Economists said the pounds 5.8bn repayment of debt in January, nearly twice as much as expected, might take total government borrowing below its target this financial year. Tax revenues were running ahead of the Budget forecast, while government spending was not growing as fast as many experts had feared.
The Chancellor said: "It shows we are certainly going to hit our target. We might do even better, although I won't count my chickens. We'll wait to see what happens at the end of the year."
The surprise on the government finance front, along with confirmation from the Governor of the Bank of England on Monday that the strong pound meant he was now seeking only a quarter- rather than a half-point rise in interest rates, combined to knock four pfennigs off sterling's exchange rate yesterday. It closed at DM2.7085, while its index against a range of currencies fell 1.2 to 96.8.
Analysts in the City predicted an improvement in the state of the public finances in the coming months. "The outlook is reasonably good with growth so strong," said Kevin Gardiner, an economist at Morgan Stanley.
However, many remain concerned about the Government's financial position. John O'Sullivan at NatWest Markets said: "The recovery started five years ago and the deficit is still falling slowly. Should we not be closer to balance at this stage?"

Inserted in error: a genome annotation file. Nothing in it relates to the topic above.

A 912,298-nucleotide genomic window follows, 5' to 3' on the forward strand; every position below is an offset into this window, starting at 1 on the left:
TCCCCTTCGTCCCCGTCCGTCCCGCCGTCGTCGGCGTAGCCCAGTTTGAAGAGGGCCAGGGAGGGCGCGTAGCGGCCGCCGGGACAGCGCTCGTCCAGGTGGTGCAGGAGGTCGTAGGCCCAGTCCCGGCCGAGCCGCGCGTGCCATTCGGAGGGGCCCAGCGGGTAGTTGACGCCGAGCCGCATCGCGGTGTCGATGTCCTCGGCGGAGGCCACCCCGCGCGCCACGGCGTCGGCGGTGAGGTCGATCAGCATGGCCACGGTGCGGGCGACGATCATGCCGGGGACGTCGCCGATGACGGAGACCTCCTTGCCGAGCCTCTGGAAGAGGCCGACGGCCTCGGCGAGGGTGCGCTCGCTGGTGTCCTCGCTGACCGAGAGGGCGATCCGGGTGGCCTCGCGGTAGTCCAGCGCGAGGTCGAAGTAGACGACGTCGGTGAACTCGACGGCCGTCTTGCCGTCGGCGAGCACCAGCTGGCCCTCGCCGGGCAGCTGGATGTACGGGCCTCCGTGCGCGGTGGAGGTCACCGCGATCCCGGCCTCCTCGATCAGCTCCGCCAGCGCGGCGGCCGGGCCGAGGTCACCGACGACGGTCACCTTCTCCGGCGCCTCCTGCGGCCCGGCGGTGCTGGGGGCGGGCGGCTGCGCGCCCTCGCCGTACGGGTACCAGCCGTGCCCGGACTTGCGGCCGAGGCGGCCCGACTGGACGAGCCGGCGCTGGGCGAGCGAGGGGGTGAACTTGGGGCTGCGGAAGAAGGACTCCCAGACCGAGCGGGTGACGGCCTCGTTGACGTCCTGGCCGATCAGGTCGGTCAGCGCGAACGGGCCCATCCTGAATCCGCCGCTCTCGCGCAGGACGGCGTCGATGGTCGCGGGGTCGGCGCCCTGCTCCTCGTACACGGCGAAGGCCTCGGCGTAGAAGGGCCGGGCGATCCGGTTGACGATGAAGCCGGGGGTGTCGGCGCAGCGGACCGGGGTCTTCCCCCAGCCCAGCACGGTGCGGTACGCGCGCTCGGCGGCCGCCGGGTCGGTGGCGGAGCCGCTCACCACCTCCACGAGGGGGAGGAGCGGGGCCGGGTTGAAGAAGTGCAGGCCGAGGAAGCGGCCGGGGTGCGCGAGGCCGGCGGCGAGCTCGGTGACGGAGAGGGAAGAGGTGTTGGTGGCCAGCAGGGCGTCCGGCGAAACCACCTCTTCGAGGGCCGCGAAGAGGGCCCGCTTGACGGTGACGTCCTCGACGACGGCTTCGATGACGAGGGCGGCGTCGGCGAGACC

Liberal Democrat spokesman Malcolm Bruce pressed home the same message. "The reality is that at the moment the public sector borrowing requirement [PSBR] is exceeded by the amount of interest we pay on the national debt," he said.
In an interview on BBC radio, Mr Clarke made clear the Conservatives' hope that the Government's economic record will be a vote-winner.
"If there are people out there who think New Labour or the Liberal Democrats could do better than that, good luck to them. But I actually think when the time comes they will think very carefully about plunging out of where we are now into a risk of that kind," he said.
High tax revenues explained the surprise pounds 5.8bn repayment in January. One element, a surge in VAT receipts, was expected after a lower-than- normal figure in December. The payment on account system is leading to a concentration on VAT payments into the first month of each quarter.
Even so, growth in VAT revenues has been 15 per cent in the financial year to date, in contrast to the unaccountably low receipts the previous year.
Corporation tax revenues, which are always strongest in October and January, were a little better than the Treasury had expected. They are up nearly 11 per cent year-on-year and have already overtaken the full-year forecast contained in November's Budget.
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